State of the Union 2005

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President George W. Bush delivered his State of the Union 2005 address to the Nation on February 2, 2005.


Bush Administration Perspective

Word/reaction/TV coverage Count

Word Count
liberty 45
free/dom 33
terror/ism 27
Iraq/Iraqi 27
Social Security 15
democracy 8
Palestinian 5
Afghanistan 3
Audience reaction Count
Applause 68
Standing ovation 44
Audible dissension 2
TV coverage stats
Laura Bush close-up 9
Donald Rumsfeld close-up 4
Condolezza Rice close-up 2
Content analysis
Av. characters p/ word 4.7
Flesch-Kincaid grade level 11.2

Significant Omissions

  • tabulated

Commentary

  • Azmi Bishara, "Free for all", Al Ahram Weekly, February 3, 2005.
Contemplating Bush's speeches there is the temptation to discuss words and their meanings. But Bush does not write his own speeches. Commentaries on his inaugural address of 20 January in the US press make it clear that Michael Gerson was responsible for the speech which underwent 22 revisions.
Rarely has the business of ghostwriting and revising presidential speeches been talked about with such candour. Ghostwriting has long been an open secret. Now, though, the American establishment sees no harm in admitting that the president of the world's sole superpower is unable to pen a quarter-hour speech. Nor do people presume he should be capable of this task, or that this is even an issue to begin with. It is all perfectly normal now to see the president's word cobblers in a press interview, offering an exhaustive postmortem of the drafting process.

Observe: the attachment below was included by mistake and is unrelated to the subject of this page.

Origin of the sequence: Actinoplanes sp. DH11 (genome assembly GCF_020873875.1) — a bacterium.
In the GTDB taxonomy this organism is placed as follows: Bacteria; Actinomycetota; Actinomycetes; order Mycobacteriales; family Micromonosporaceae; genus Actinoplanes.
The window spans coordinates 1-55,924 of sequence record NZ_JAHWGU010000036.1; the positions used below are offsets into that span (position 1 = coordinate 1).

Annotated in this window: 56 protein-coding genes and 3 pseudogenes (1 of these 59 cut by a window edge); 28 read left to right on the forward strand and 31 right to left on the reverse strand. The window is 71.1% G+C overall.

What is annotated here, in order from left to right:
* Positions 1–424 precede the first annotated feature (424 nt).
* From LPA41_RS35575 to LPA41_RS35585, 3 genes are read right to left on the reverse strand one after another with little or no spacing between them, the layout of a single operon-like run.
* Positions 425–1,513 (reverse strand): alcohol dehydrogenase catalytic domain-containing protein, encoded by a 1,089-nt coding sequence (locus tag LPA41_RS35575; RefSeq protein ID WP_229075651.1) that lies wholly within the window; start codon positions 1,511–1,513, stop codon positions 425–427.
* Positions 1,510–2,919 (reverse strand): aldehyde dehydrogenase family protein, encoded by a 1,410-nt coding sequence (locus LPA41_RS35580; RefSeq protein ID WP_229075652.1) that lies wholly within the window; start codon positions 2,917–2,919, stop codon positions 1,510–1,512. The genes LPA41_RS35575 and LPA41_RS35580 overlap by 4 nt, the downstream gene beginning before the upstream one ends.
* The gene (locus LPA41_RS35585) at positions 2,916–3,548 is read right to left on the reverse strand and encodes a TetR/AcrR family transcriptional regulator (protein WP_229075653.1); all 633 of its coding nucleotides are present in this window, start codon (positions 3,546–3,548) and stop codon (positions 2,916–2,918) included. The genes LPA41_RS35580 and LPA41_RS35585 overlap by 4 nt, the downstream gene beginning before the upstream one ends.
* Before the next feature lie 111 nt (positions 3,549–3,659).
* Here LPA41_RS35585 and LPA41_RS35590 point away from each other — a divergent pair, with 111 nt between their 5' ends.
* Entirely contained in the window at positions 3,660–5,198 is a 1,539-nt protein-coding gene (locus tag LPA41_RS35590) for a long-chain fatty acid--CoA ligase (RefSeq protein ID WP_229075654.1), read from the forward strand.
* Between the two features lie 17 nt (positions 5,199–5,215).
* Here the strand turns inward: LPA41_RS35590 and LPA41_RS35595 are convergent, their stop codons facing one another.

There was one sentence in the speech that revealed with spine chilling clarity the ulterior purpose behind Bush's rhetoric: "America's vital interests and our deepest beliefs are now one." This must be the most insidiously propagandistic statement I have ever read. Nothing more clearly epitomises this administration's determination to compel the public to identify with the ideology of the state. The American people are to understand that their "deepest beliefs" and their interests are one and the same thing. Taken in the context of this speech, and in conjunction with Bush's other speeches, they should further understand that it is now in America's interests for that most American of beliefs -- liberty -- to be wielded as a primary instrument in foreign policy and the pursuit of imperial hegemony. On this, moreover, Bush is explicit: "Advancing these ideals is the mission that created our nation. It is the honourable achievement of our fathers. Now it is the urgent requirement of our nation's security, and the calling of our time."
Just in case anyone had not yet realised, Bush informed the American people that their nation had a holy mission and asked them, in the name of national security, to put their hearts and souls into supporting that mission. Imagine an Arab leader pronouncing this in Arabic. It would have our neo-liberals wringing their hands at the very least.
It is doubtful whether large sectors of the American public realise that they are being mobilised against their own interests, or that their self assertion in the face of degenerate liberal elites has been welded into an ideological cloak for policies that have, and will continue to, rebound against them.
It is their sons and daughters who will die in wars in which they are being urged to do more and sacrifice more, while Bush cannot even take the trouble to mention the name of the country in which the lives of American soldiers are being sacrificed today: "Our country has accepted obligations that are difficult to fulfil and would be dishonourable to abandon."

Media Commentary and Analysis

Green Party Perspective

Center for American Progress

External Resources: State of the Union

Historical

2005

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